Here's the basic story: Mohammed El-Baradei is the chief of the UN International Atomic Energy Agency, and is in his second four-year term. He is useless: Pakistan and NoKorea both went nuclear on his watch. The IAEA also will not pressure Iran (although that's not the way to prevent it from going nuclear) but seeks to pressure Israel. In other words, the IAEA is the typical anti-Semitic, anti-Western, ineffective UN agency.
El-Baradei wants a third term after his current one ends in 2005. The US officially is opposed because it prefers limiting agency heads to two terms. The US is REALLY opposed because El-Baradei is a useless git.
Last week, El-Baradei leaked both a letter he wrote to the current Iraqi leadership demanding that it account for certain stockpiles of HMX and RDX explosives totalling 380 tons that had been stored at the Al-QaQaa (don't laugh) military base and the Iraqi response that the materiel was not in Iraq. The IAEA had inspected the facility in March 2003, shortly before the US invasion.
That information was blared across the front page of the NY Times with the clear implication that the munitions were taken from Al-Qaqaa after the US invasion of Iraq -- i.e., the US negligently allowed the explosives to be smuggled out from Iraq. One problem: that implication is false, although that hasn't prevented the Times and the Kerry campaign from touting the story.
First, NBC reported that the Third Infantry Division secured and investigated al-Qaqaa and did not find the explosives. Second, contemporary reports on CBS and Fox noted that weapons inspectors and US forces found thousands of boxes with vials of powders that seemed to be explosive precursors. But storing 760,000 pounds of the stuff in small boxes with only three vials each in them would take a lot of room -- being generous, each box contains an ounce (total) of the powder and 760,000 pounds is equivalent to 12,160,000 ounces. The reports show that the inspectors found "thousands" of boxes. Even if that means 100,000 boxes, that's less than 1% of the powder explosives that REMAINED at al-Qaqaa when the US forces arrived there.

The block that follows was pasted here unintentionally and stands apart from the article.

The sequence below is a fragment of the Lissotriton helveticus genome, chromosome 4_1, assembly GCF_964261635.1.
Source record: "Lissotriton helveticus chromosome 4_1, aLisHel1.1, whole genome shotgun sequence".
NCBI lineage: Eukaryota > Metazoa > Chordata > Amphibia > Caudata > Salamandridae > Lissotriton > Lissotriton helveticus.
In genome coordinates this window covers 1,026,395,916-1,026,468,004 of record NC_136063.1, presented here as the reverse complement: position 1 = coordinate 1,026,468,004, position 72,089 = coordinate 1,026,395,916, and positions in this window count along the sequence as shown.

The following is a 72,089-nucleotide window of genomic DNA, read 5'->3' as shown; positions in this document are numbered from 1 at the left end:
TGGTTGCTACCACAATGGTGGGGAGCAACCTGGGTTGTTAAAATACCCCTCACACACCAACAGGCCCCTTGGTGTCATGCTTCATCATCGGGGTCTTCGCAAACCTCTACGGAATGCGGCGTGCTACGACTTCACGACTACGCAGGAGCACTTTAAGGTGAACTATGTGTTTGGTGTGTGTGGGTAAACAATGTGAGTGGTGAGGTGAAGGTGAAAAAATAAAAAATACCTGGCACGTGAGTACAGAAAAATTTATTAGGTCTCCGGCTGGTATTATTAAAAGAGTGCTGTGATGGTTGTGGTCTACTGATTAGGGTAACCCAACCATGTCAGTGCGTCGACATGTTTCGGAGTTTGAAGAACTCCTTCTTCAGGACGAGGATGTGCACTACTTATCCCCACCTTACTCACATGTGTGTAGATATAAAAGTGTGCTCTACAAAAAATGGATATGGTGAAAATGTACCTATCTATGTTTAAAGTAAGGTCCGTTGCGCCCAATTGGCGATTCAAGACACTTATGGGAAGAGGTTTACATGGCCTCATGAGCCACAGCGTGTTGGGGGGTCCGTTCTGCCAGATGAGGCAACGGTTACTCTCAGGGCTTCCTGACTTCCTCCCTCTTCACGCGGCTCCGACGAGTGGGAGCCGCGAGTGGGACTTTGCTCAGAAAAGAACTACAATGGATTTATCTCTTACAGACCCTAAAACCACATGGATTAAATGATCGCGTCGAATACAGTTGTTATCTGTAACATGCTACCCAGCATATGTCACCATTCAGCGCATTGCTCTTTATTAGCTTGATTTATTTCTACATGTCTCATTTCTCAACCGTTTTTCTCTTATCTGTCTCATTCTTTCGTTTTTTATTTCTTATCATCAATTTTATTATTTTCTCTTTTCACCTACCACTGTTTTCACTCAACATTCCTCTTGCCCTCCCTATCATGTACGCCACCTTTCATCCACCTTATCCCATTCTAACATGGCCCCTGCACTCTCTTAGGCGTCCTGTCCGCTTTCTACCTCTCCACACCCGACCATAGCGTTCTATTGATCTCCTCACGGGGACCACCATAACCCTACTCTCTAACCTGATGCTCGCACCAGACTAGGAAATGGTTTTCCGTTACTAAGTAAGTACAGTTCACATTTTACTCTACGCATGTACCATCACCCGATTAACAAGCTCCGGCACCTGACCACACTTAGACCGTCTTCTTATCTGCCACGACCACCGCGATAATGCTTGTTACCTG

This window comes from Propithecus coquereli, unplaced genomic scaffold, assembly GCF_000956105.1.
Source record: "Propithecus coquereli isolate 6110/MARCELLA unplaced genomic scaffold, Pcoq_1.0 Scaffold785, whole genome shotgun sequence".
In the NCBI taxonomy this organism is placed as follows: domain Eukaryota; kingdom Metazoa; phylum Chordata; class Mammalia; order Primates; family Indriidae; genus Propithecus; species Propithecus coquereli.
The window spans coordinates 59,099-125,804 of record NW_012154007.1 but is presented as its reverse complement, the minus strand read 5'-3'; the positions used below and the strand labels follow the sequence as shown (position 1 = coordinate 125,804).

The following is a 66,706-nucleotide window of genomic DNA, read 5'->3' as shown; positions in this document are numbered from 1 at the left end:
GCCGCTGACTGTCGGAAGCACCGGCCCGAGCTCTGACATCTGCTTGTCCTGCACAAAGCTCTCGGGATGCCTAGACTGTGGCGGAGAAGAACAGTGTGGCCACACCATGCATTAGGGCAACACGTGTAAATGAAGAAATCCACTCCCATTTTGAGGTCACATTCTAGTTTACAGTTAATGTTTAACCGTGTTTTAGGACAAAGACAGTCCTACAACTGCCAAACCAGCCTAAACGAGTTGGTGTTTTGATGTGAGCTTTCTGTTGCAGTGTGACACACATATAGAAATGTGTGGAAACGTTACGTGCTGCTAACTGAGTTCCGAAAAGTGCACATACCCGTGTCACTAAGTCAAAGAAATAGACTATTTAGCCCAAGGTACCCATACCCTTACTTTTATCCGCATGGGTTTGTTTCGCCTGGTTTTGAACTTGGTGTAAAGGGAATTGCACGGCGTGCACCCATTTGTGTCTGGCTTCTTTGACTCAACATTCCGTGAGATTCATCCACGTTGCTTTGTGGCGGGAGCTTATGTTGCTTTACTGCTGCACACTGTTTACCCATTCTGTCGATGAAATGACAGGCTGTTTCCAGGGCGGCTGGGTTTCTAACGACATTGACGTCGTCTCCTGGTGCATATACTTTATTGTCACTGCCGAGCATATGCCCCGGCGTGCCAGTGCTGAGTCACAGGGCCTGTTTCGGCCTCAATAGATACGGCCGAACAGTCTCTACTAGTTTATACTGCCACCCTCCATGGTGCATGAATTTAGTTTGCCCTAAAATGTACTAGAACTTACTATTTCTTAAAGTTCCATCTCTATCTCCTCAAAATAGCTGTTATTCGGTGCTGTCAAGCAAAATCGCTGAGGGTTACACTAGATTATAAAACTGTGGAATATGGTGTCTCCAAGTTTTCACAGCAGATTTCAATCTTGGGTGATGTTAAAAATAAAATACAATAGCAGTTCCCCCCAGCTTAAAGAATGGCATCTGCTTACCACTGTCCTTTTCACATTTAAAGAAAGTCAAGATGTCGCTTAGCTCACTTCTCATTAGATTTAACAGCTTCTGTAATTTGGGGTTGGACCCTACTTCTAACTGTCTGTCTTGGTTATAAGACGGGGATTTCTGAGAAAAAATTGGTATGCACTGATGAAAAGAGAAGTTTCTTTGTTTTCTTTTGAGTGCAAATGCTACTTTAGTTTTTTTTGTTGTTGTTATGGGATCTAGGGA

Second, the time, effort and manpower it would take for insurgents to smuggle 380 tons of explosives out from the US-guarded al-Qaqaa facility is tremendous.
Third, the IAEA did not even know if the RDX material remained at al-Qaqaa even at the time of its March 2003 inspection. As noted on NBC:
Three months earlier, during an inspection of the Al Qaqaa compound, the International Atomic Energy Agency secured and sealed 350 metric tons of HMX and RDX. Then in March, shortly before the war began, the I.A.E.A. conducted another inspection and found that the HMX stockpile was still intact and still under seal. But inspectors were unable to inspect the RDX stockpile and could not verify that the RDX was still at the compound.
The NBC News quote comes from here, courtesy Belmont Club.
So in March 2003, the IAEA inspectors were not allowed to verify the presence of explosives that they knew were stored at al-Qaqaa.
What's worse is that Charles Duelfer (head of the Iraq Survey Group) was a member of the UN inspection team in Iraq in 1995 and here's what the IAEA knew and did (from the article linked in title):
The chief American weapons inspector, Charles Duelfer, told The New York Sun yesterday that in 1995, when he was a member of the U.N. inspections team in Iraq, he urged the United Nations' atomic watchdog to remove tons of explosives that have since been declared missing.
Mr. Duelfer said he was rebuffed at the time by the Vienna-based agency because its officials were not convinced the presence of the HMX, RDX, and PETN explosives was directly related to Saddam Hussein's programs to amass weapons of mass destruction.
So now, when you see the NY Times interview the wrong commander about its erroneous initial story and its editors decry the lax protection by the troops to secure WMD, realize that the Times is so far in the tank for Kerry that it makes Andrew Sullivan look moderate.
No wonder there's so little coverage of Kerry the commie stooge.